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Jakarta Post

Three dead, dozens test positive as COVID-19 cluster emerges among Surabaya journalists

  • Nina Loasana

    The Jakarta Post

Jakarta   /   Tue, July 14, 2020   /   10:20 am
Three dead, dozens test positive as COVID-19 cluster emerges among Surabaya journalists Motorists wait at an intersection on Jl. Wonokromo in Surabaya, East Java, on June 9, the first day after the city lifted its large-scale social restrictions (PSBB) policy. (Antara/Didik Suhartono)

Over 50 media workers in Surabaya, East Java, have tested positive for COVID-19, with three succumbing to the disease, the Surabaya branch of the Alliance of Independent Journalists says.

"So far 57 media workers have tested positive for COVID-19 through PCR [polymerase chain reaction] tests. We also found six people whose rapid test results were reactive,” AJI Surabaya head Miftah Faridl told The Jakarta Post on Monday.

He said that 54 of the 57 cases were employees of the Surabaya branch of national radio broadcaster Radio Republik Indonesia (RRI).

According to Faridl, RRI management had cooperated with the Surabaya Health Agency to carry out PCR tests on hundreds of RRI employees on June 26. However, since they had not received the results after some time, the management decided to ask the National Disaster Mitigation Agency (BNPB) to conduct another round of PCR testing on July 6.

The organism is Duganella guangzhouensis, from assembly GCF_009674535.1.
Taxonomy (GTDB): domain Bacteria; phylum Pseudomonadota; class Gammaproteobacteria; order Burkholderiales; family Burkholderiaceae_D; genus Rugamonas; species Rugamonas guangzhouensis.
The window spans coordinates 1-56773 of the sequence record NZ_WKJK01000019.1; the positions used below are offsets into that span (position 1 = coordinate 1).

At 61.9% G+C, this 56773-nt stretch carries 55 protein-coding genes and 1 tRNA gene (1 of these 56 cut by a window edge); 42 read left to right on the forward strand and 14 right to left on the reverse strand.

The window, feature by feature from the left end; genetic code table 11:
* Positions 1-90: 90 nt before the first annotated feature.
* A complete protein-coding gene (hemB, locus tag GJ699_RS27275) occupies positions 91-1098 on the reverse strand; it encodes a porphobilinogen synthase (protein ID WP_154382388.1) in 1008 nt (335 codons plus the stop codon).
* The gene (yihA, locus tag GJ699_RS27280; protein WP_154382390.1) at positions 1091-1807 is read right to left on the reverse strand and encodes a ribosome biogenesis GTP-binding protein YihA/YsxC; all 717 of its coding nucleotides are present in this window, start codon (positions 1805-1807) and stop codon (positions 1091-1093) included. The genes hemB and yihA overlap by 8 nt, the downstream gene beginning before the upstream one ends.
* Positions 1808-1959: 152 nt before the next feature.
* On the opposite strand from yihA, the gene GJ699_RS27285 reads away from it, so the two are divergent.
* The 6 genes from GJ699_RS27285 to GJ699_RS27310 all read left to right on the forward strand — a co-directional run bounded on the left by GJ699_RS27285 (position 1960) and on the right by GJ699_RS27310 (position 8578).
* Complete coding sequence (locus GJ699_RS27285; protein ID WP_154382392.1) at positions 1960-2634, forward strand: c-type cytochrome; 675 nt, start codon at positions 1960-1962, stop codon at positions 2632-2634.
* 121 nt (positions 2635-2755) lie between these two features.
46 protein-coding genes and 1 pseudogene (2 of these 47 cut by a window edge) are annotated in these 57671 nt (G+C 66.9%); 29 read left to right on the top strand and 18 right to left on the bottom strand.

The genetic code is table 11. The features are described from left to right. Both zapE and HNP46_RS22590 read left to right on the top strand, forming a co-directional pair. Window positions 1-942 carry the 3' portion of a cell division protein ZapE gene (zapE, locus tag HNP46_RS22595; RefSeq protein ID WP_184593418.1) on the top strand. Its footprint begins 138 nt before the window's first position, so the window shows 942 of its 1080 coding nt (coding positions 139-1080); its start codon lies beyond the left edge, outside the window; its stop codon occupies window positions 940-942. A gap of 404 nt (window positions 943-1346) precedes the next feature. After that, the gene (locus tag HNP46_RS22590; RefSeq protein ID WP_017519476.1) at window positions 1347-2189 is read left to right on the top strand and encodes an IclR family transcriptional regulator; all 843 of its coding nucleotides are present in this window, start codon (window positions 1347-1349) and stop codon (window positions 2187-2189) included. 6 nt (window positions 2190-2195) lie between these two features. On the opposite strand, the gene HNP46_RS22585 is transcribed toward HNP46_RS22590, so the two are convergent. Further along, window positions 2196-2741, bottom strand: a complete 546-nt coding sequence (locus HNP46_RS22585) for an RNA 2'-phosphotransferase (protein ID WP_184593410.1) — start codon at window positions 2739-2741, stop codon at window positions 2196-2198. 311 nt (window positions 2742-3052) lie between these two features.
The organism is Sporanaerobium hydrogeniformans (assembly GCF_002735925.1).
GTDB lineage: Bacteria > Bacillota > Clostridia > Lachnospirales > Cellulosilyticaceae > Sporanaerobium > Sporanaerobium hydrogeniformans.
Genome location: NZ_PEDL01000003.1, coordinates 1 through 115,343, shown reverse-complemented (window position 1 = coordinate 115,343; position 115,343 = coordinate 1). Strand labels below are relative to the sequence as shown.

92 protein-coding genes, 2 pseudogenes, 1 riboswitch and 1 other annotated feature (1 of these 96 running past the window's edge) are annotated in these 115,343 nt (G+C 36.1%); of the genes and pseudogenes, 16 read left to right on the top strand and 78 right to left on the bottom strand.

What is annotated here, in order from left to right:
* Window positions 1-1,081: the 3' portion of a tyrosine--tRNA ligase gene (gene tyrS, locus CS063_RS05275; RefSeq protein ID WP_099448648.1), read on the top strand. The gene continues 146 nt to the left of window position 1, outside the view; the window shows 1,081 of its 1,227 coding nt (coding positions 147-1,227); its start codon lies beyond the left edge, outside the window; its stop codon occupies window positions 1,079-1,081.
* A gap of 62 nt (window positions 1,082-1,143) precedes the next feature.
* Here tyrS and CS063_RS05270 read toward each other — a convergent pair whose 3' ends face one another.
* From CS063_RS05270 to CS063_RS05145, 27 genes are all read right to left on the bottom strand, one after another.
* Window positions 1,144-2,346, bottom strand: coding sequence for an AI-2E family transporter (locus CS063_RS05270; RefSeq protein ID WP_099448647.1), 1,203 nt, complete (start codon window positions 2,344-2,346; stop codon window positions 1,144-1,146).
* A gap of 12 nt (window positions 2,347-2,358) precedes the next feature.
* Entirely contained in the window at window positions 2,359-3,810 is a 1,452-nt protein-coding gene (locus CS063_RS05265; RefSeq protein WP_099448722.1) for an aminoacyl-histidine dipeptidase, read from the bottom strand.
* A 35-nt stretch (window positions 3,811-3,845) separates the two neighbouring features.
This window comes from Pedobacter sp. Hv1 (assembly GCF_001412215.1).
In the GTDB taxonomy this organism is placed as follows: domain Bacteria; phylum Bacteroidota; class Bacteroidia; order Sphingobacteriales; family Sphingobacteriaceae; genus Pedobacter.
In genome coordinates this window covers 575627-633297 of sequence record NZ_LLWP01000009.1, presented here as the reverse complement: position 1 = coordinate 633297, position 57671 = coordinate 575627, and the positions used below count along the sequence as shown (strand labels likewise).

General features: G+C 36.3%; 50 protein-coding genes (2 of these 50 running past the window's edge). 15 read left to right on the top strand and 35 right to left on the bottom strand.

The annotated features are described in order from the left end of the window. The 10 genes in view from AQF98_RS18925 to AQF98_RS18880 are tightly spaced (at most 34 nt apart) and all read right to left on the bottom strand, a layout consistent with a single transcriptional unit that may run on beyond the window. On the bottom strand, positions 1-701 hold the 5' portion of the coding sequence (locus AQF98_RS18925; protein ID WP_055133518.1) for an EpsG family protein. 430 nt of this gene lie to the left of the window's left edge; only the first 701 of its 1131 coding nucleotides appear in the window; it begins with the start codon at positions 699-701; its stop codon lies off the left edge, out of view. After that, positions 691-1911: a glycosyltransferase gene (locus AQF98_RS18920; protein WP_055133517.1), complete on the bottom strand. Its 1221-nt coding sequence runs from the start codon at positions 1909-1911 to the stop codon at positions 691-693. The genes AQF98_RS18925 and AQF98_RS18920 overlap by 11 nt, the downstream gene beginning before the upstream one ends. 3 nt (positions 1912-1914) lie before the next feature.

He said that the BNPB results came out on July 7, with all RRI Surabaya employees testing negative.

"However, on July 11, the Surabaya Health Agency released the results of the PCR tests and 54 people were found to be positive for COVID-19," Faridl said, adding that only two of the 54 employees had been hospitalized.

Due to the different results of the PCR tests, the RRI management conducted a third test on Monday.

Read also: Resident doctors take on COVID-19 as training hangs in balance

According to Faridl, there were three contributing factors behind so many journalists and media workers in Surabaya contracting COVID-19.

"Firstly, many journalists fail to follow health protocols and continue to attend events or press conferences that ignore the protocols," he said. "They should boycott such events, but in reality, such a thing has never happened in Surabaya.”

The second is the desire among public officials to publicize their activities in big ceremonial events.

"One official, for example, invited dozens of journalists and hundreds of app-based ojek [motorcycle taxi] drivers for his social aid distribution," Faridl said, describing such events as unnecessary.

The third, he explained, was media companies' reluctance to protect the health of their employees.

"When an official holds a press conference that does not adhere to the health protocols, a lot of media companies don't prevent their journalists from attending the event. Instead, they demand their journalists report it even if it puts their health at risk,” he said.

Since the end of May, East Java has emerged as a new epicenter of the COVID-19 outbreak in the country, recording 16,877 confirmed cases as of Monday, nearly half of which have been in Surabaya.